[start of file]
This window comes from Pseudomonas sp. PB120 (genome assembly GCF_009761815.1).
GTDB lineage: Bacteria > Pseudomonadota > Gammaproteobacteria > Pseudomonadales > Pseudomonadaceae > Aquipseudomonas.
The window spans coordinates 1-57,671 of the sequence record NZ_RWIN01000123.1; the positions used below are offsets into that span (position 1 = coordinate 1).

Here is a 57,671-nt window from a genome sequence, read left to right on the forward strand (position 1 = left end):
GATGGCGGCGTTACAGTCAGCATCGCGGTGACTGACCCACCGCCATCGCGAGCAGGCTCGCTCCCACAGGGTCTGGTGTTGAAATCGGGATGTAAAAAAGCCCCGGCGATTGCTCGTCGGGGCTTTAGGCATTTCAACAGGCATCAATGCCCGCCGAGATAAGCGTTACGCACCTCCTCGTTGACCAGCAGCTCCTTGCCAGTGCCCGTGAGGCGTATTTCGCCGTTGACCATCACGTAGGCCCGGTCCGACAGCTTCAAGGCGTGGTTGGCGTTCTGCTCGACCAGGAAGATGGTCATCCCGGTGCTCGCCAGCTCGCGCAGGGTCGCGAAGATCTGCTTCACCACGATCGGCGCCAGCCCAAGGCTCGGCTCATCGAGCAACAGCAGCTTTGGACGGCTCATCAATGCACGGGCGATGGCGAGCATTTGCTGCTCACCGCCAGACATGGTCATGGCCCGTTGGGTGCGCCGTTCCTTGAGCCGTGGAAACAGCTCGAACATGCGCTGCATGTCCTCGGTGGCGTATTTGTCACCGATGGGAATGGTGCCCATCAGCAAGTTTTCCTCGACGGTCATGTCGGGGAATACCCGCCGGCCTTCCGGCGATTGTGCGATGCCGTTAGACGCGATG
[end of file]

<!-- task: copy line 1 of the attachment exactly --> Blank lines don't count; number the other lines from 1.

This window comes from Pseudomonas sp. PB120 (genome assembly GCF_009761815.1).